Sunday, July 27

Puppies with a Future

Puppies with a future
4-H youngsters train them to be Seeing Eye dogs
By Ellen S. Wilkowe

Daily Record
July 25, 2008

Dorothy recently rode shotgun in a shopping cart at Target and Wal-Mart.
Meanwhile, Paco got to sniff around the Livingston Mall and was welcomed at
Neighborhood Grill. And the harness on his mouth is not a muzzle.
"It's a gentle leader," said handler Sharon Carey of Boonton.
Paco, a 10-month-old black Lab, and Dorothy, a 16-month-old German Shepherd,
two of more than a dozen puppies and their human handlers taking over Martha
backyard in Madison at their weekly meeting of the Four Footed Leaders.
For some youth members, this is the last meeting before their appearance at
County's 38th annual 4-H Fair starting July 25.
They are ordinary in terms of playful nips, sloppy kisses and wagging tails
energy-harnessing potential, but extraordinary in terms of their future
training at the Seeing Eye in Morris Township to assist the blind. It's a
that starts at the hands of their first families, who raise them from as
young as
seven weeks to about 15 months.
Launched in 1942, the puppy-raising program is a joint effort of The Seeing
Eye and
the 4-H Youth Development Program. The Seeing Eye breeds its own German
Labrador and golden retrievers, and Lab/golden crosses. Puppies are placed
with families
when they are about 7 weeks old and raised in homes for just over a year.
A poster for the dog days of summer, the weekly meeting of the Four Footed
allows puppies and humans to work on their socialization skills and
obedience exercises.
"OK, let's do figure eights," said Nicole MeyerKopf, a trainer at The Seeing
and former president of the Rutgers University Seeing Eye Puppy Raising
(Her puppy Garcia attended her graduation and has since graduated from The
Eye himself.)
The training techniques teach the dog to follow the handler and dodge
MeyerKopf said.
July 25-27, kids and puppies will show off their skills at the 38th annual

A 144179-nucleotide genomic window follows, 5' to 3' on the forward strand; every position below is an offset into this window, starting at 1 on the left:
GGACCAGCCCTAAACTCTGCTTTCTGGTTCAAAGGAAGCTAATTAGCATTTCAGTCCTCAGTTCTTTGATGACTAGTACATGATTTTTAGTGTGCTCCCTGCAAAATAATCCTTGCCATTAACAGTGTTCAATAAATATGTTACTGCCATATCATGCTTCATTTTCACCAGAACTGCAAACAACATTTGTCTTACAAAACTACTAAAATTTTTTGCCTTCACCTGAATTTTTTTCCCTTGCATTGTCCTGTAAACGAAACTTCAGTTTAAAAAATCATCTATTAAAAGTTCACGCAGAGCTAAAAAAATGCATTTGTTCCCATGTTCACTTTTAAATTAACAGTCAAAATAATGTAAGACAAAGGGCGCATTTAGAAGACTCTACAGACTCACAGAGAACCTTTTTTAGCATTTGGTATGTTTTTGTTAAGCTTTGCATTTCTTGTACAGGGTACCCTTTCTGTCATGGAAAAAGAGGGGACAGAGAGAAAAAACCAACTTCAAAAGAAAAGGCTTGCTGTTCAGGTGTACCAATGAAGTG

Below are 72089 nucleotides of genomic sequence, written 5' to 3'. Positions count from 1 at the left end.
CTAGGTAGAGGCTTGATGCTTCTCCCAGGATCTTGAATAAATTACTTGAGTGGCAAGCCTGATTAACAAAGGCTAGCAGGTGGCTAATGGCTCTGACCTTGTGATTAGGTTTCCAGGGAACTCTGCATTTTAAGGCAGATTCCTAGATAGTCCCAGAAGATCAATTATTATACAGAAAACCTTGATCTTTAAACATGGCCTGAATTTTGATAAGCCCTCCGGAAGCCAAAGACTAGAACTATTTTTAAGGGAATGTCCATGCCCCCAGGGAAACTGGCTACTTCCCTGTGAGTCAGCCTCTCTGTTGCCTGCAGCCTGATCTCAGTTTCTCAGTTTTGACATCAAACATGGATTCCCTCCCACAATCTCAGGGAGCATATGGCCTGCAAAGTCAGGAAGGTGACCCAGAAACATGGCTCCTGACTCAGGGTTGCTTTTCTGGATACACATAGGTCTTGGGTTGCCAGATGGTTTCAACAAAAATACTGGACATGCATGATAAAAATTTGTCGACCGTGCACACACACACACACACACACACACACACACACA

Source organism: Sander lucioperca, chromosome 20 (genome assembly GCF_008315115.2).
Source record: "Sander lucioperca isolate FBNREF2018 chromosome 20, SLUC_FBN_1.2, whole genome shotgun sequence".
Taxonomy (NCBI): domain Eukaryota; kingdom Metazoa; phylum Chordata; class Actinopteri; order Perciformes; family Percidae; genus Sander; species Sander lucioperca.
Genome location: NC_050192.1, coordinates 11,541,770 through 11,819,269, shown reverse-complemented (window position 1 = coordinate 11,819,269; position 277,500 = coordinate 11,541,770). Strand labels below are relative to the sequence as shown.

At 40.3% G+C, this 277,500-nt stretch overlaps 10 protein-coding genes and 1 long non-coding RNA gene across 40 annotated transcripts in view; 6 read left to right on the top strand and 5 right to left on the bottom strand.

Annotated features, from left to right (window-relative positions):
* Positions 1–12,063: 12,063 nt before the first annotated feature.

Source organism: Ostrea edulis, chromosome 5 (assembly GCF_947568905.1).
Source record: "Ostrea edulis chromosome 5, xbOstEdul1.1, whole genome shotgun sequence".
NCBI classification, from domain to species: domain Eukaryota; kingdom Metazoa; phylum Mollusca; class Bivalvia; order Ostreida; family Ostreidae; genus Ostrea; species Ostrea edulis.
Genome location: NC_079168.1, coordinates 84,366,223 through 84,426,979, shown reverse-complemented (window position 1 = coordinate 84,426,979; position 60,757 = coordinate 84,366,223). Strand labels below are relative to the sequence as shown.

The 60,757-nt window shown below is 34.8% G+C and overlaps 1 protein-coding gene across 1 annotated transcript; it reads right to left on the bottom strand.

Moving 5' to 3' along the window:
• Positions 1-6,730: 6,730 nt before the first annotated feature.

County 4-H Fair at Chubb Park in Chester Township.
The Seeing Eye Puppy Demonstrations and Bowl, where dog raisers field
are just one aspect of the fair that captures the agricultural spirit of
Morris County.
The fair kicks off today at 9:30 a.m. and runs through Sunday. Admission is
except for a $5 per car parking fee.
"It's a nice inexpensive event for families," said Kathy Murarik, Morris
County 4-H
program associate.
In addition to animal showmanship and interaction, the fair comes fully
with spruced-up rides, live entertainment and hands-on activities including
decorating and a watermelon eating contest.
Clinging to its rural roots, the fair affords participants the opportunity
to experience
Morris County's past through the Farmer for a Day event located in the
Petting Barn.
After digging for spuds or picking apples, fairgoers can get up close and
with a cold-blooded creature at the herpetology exhibit -- think reptiles
and amphibians
-- also located in the Petting Barn, and feast at the 4-H Chicken Barbecue.
Thumb losing its green luster? Master Gardeners from Rutgers Cooperative
will be at hand to provide an assist.
With 300 to 400 members, the Morris County 4-H Club is holding its own,
Murarik said.
The club is open to members in first grade through age 19.
"The first- through third-graders are never judged," she said. "The older
they get,
the more responsibilities they take on."
For example, the more than 100 members/volunteers who make the fair happen
may take
charge of running a show or raising an animal for showmanship.
Such is the case with the Seeing Eye puppy raisers.
"It's a big responsibility for the kids," Bardin said. "Watching some of the
kids get this puppy and just open up and tell everyone what they're doing
There are currently 729 puppies placed with families throughout New Jersey,
Delaware and Maryland, said Jill Jaycox, area coordinator for puppy
placement at
The Seeing Eye.
Puppy raisers fill out an application and are then placed on a waiting list,
said. When the puppies are 7 weeks old, they are assigned to a family until
are 15-16 months old. Then they are returned to The Seeing Eye, where they
formal training and are matched to a blind person to help him or her lead a
independent life.
The pain of returning a puppy often transforms a first-timer into a repeat
she said. Such is the case with the Kaye family of Madison.
"It was so hard to part with her and say goodbye, but to open someone else's
and help the blind," Marilee Kaye said.
Paisley is the third four-footed family member.
The Kayes learned about the program seven years ago, courtesy of their
oldest daughter,
who came home from a Girl Scout meeting where a Seeing Eye trainer spoke at
a career
Then along came Paul, a black Lab and golden mix, and then Narda, who became
family pet after not making the program.
Dogs can be rejected for a variety of reasons, such as physical and medical
or behavioral issues, as was the case with the easily distracted yet
loveable Narda.
"We have high hopes for Paisley," Kaye said.
Attending weekly or monthly meetings, depending on the club, is a mandatory
for raising a puppy. The meetings allow the trainers to work out the
training kinks
and, most important, allow the dogs to socialize with people and other
In addition, puppy raisers are responsible for basic training and commands,
exposing the animals to as many scenarios as possible.
With socialization at the forefront of training, this is also the one time a
can pet one of the pooches before they go into full-fledged training.
"Just ask," Bardin said.

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